At the plate, Ockimey starts with a slightly open, more vertical stance than he used to employ. He utilizes a toe tap with a short stride and his hands high with short movement back and up to end in a good hitting zone. Interestingly, early in the count he sometimes used a small leg lift rather than his usual toe tap. You can see the difference in the slow motion side view in the video posted on the Sox Prospects YouTube page and embedded below. Ockimey still could stand to do a better job utilizing his lower half in his swing, but he is still quick to the ball. Ockimey has quick hands and plus bat speed. I like how his hands work at the plate and the lift in his swing path. He likes to get his hands extended, causing him some trouble with balls on the inner half. It was encouraging to see that he appears to recognize this, as he was out with Greenville Hitting Coach Lee May several hours before the game one day working on pulling his hands in and driving the ball on the inner third of the plate.

Ockimey’s swing does have a little bit of hook in it, as he likes to get his hands out and looks primarily to pull the ball. Teams have clearly picked up on that, as he is one of the few hitters I have seen in the low minors have a shift employed against them, with three infielders on the right side every time he came up. Looking at his spray charts, almost all of his ground balls are to the right side, but interestingly, his fly balls have an even distribution. That the book is already out on him like that is somewhat concerning, so showing an all-fields approach and driving the ball on the outer half are two things he needs to still work on.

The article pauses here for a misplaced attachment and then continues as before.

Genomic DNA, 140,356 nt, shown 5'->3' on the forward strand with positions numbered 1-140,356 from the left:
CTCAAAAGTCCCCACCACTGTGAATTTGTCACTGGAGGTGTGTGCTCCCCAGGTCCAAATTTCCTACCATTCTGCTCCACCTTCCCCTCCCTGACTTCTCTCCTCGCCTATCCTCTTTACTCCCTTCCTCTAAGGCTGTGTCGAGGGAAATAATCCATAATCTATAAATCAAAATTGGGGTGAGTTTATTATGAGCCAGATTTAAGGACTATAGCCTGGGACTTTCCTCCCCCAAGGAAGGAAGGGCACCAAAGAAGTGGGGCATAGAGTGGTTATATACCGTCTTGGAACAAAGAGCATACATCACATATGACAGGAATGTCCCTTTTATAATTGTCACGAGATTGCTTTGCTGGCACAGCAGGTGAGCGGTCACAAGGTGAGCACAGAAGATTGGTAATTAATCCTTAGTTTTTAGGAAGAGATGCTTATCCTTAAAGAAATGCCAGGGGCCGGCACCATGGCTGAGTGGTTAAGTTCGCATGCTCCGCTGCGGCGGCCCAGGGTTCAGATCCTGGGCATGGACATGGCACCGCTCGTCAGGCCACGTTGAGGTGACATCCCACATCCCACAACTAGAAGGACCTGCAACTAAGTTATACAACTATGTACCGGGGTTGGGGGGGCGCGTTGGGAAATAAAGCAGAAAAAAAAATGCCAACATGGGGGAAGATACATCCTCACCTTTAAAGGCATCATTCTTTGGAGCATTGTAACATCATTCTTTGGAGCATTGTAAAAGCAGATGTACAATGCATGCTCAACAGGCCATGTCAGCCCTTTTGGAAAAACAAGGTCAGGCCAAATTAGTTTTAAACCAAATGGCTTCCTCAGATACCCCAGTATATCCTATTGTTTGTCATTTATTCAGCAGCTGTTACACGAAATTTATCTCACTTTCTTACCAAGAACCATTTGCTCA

Ockimey also will likely struggle versus left-handed pitchers given his swing and approach. In a small sample (55 plate appearances) this year, Ockimey has put together a .235/.291/.412 line against left-handers, and in the four games I watched the only time he faced a lefty he rolled over a fastball to second base.

Given his keen eye, Ockimey has the profile of someone who will put up a solid on-base percentage with a decent gap between that and his average. His hit tool, however, projects to be average at best (.255-.274), with his average likely fluctuating from year to year, as getting shifted will cause him to lose a good number of potential hits.

Ockimey’s standout tool at the plate is his power. Even though he is a little shorter than your prototypical power hitter, he still has plus-plus raw power. During batting practice, Ockimey showed easy pull-side power, depositing the ball well over the fence. He did flash some power the other way as well during batting practice, but in-game, he hit only weak fly balls when he worked to left field. Ockimey had one home run during the four-game look, turning on a 2-2 slider up in the zone at 79 mph. Ockimey picked up the pitch early and kept his weight and hands back, driving the ball just over the fence in left field. Long term, it is not a stretch to project him to develop plus game power, capable of hitting 20-25 home runs a year.